I consider myself a pretty detail-oriented (read: anal retentive/OCD) person. I learned this method of data collection at my very first clinical practicum. The facility was a specialized school for students with autism. My SLP supervisor used this system for data collection because it gave a much clearer picture of how the student did during the activity and what types of prompts the student required. Instead of the good ole correct, incorrect, or correct with prompt method, which doesn’t give you much information. (I’ve seen many different codes for “correct with prompt”.)
Taking data this way is helpful, especially for your most needy students. You can show progress according to what kind of cues he needed, rather than just plain percentages. It’s obviously a huge improvement if a student needed models to answer questions in September but only needs verbal cues in March. Maybe the overall number of “correct” (independent) responses is about the same, but the level of cueing needed has greatly dropped! Success is success!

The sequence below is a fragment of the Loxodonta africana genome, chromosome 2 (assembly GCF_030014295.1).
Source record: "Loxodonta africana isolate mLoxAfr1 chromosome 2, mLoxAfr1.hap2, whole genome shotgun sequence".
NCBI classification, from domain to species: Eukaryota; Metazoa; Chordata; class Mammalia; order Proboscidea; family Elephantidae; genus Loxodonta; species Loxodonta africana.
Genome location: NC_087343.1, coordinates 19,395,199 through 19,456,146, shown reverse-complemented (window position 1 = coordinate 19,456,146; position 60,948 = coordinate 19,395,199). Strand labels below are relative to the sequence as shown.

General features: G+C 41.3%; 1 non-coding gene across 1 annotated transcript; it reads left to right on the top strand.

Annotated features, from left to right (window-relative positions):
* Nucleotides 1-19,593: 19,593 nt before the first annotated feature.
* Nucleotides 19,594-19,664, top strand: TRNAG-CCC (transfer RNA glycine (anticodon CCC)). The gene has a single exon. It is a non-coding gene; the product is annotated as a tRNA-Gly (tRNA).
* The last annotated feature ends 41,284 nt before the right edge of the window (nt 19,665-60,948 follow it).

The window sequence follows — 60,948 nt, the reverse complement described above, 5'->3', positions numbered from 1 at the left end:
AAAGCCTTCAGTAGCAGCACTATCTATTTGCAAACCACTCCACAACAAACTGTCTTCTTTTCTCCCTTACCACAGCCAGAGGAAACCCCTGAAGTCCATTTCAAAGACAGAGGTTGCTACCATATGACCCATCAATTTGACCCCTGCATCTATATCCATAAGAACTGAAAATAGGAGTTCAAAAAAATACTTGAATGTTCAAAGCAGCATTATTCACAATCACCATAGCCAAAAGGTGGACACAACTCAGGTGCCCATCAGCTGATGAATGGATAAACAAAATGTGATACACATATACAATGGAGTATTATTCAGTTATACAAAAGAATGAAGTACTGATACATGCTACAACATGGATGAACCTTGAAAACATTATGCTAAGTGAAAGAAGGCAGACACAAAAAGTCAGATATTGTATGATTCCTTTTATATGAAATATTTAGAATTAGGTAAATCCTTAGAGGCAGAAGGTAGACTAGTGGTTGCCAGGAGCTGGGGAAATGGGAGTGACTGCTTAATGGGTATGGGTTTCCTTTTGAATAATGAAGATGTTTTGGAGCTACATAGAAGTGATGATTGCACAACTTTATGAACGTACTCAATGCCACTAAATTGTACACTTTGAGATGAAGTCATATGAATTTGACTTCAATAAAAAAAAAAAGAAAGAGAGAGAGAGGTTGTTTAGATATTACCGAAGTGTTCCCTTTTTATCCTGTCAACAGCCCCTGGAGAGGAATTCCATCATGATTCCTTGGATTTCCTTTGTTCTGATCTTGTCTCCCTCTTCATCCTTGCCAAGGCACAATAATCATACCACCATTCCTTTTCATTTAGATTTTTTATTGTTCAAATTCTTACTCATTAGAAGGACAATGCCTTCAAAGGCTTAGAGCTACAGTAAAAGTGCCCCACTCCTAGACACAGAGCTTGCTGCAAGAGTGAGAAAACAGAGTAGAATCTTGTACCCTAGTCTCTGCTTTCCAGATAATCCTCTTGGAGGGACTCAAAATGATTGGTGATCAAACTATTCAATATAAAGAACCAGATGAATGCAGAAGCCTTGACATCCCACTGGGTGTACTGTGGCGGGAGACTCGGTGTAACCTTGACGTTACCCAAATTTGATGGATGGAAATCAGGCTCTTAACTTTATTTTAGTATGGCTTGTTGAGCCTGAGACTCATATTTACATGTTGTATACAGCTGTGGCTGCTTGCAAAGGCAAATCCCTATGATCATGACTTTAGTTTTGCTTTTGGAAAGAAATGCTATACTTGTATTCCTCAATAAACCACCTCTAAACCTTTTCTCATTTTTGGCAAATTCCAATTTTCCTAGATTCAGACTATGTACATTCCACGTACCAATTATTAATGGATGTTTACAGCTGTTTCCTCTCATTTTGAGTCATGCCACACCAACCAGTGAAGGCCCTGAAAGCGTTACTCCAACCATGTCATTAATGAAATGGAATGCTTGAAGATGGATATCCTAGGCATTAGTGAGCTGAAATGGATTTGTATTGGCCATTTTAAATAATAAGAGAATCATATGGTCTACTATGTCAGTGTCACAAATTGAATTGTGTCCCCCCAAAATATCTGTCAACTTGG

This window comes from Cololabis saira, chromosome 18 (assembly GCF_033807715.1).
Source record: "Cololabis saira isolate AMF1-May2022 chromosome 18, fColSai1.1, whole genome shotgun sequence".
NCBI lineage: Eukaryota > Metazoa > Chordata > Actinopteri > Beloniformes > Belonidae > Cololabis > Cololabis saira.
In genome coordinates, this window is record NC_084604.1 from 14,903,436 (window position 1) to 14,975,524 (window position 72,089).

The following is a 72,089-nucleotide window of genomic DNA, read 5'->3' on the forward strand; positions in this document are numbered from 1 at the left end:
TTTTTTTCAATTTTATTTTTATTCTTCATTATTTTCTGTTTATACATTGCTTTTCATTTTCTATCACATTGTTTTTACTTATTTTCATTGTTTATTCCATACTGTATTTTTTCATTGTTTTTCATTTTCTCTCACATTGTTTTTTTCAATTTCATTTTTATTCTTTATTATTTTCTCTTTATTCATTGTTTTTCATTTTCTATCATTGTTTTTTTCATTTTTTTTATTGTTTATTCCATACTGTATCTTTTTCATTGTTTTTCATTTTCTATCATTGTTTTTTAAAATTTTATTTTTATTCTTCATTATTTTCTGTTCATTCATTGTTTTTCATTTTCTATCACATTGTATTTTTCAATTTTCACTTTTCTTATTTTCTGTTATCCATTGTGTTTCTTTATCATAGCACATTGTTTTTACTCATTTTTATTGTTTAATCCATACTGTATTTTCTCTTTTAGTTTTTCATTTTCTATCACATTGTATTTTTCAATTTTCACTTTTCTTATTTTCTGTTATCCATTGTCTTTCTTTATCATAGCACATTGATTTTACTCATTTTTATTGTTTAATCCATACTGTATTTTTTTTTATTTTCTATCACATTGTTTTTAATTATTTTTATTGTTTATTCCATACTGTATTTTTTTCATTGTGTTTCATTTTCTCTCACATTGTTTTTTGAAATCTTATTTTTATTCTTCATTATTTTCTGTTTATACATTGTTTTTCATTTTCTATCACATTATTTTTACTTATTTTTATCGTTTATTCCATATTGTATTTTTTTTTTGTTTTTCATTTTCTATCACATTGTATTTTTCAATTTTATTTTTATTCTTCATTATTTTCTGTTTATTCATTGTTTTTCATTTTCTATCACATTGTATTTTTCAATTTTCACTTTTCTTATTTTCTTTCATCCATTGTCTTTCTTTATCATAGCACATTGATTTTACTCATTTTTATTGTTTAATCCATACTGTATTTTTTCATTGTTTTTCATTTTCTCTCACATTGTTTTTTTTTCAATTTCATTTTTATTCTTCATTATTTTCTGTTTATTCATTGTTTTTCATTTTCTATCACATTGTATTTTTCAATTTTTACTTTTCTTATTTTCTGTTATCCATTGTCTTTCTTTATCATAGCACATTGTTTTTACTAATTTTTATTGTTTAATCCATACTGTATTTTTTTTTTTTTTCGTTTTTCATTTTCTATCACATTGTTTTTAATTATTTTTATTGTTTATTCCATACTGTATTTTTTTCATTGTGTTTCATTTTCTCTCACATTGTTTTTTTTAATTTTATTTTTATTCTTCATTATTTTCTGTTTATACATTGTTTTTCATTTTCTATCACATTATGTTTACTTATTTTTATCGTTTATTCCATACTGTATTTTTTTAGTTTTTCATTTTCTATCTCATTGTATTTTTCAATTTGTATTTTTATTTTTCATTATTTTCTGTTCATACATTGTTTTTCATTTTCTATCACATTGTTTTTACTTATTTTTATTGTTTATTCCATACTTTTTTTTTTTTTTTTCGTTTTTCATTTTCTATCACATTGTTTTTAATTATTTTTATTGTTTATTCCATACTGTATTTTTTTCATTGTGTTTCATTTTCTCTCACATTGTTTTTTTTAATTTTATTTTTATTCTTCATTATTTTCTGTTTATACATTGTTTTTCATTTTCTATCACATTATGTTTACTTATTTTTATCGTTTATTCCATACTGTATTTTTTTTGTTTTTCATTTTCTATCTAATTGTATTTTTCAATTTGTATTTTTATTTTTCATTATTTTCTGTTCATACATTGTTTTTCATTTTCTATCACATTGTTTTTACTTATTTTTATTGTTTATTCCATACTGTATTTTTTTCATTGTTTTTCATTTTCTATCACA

So, my tip for January is to start taking more detailed data. It will help you write progress reports, give information anecdotally to parents and teachers, and see a small glimmer of hope where you may not have before. Find the simple codes I use here as a freebie!
Thanks for reading and I hope this tip makes your new year a little less frenzied!